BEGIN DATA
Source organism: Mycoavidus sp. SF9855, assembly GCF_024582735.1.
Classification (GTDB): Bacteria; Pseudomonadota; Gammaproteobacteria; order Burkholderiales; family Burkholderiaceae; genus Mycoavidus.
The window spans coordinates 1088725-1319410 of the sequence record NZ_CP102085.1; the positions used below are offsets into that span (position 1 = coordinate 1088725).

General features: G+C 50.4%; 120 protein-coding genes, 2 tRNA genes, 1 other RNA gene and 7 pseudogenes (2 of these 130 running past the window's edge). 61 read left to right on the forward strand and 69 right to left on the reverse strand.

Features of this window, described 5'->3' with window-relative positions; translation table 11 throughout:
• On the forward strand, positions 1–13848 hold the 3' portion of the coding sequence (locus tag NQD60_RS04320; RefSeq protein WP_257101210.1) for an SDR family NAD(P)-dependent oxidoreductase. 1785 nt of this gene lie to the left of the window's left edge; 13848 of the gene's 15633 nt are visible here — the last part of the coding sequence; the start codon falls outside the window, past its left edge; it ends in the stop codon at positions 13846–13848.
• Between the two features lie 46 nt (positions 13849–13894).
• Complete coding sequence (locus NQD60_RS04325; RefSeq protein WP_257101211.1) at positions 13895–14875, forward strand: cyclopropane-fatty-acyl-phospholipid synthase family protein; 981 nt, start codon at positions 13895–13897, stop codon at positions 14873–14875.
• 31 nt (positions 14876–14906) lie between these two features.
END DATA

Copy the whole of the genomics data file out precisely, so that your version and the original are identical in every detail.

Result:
Source organism: Mycoavidus sp. SF9855, assembly GCF_024582735.1.
Classification (GTDB): Bacteria; Pseudomonadota; Gammaproteobacteria; order Burkholderiales; family Burkholderiaceae; genus Mycoavidus.
The window spans coordinates 1088725-1319410 of the sequence record NZ_CP102085.1; the positions used below are offsets into that span (position 1 = coordinate 1088725).

General features: G+C 50.4%; 120 protein-coding genes, 2 tRNA genes, 1 other RNA gene and 7 pseudogenes (2 of these 130 running past the window's edge). 61 read left to right on the forward strand and 69 right to left on the reverse strand.

Features of this window, described 5'->3' with window-relative positions; translation table 11 throughout:
• On the forward strand, positions 1–13848 hold the 3' portion of the coding sequence (locus tag NQD60_RS04320; RefSeq protein WP_257101210.1) for an SDR family NAD(P)-dependent oxidoreductase. 1785 nt of this gene lie to the left of the window's left edge; 13848 of the gene's 15633 nt are visible here — the last part of the coding sequence; the start codon falls outside the window, past its left edge; it ends in the stop codon at positions 13846–13848.
• Between the two features lie 46 nt (positions 13849–13894).
• Complete coding sequence (locus NQD60_RS04325; RefSeq protein WP_257101211.1) at positions 13895–14875, forward strand: cyclopropane-fatty-acyl-phospholipid synthase family protein; 981 nt, start codon at positions 13895–13897, stop codon at positions 14873–14875.
• 31 nt (positions 14876–14906) lie between these two features.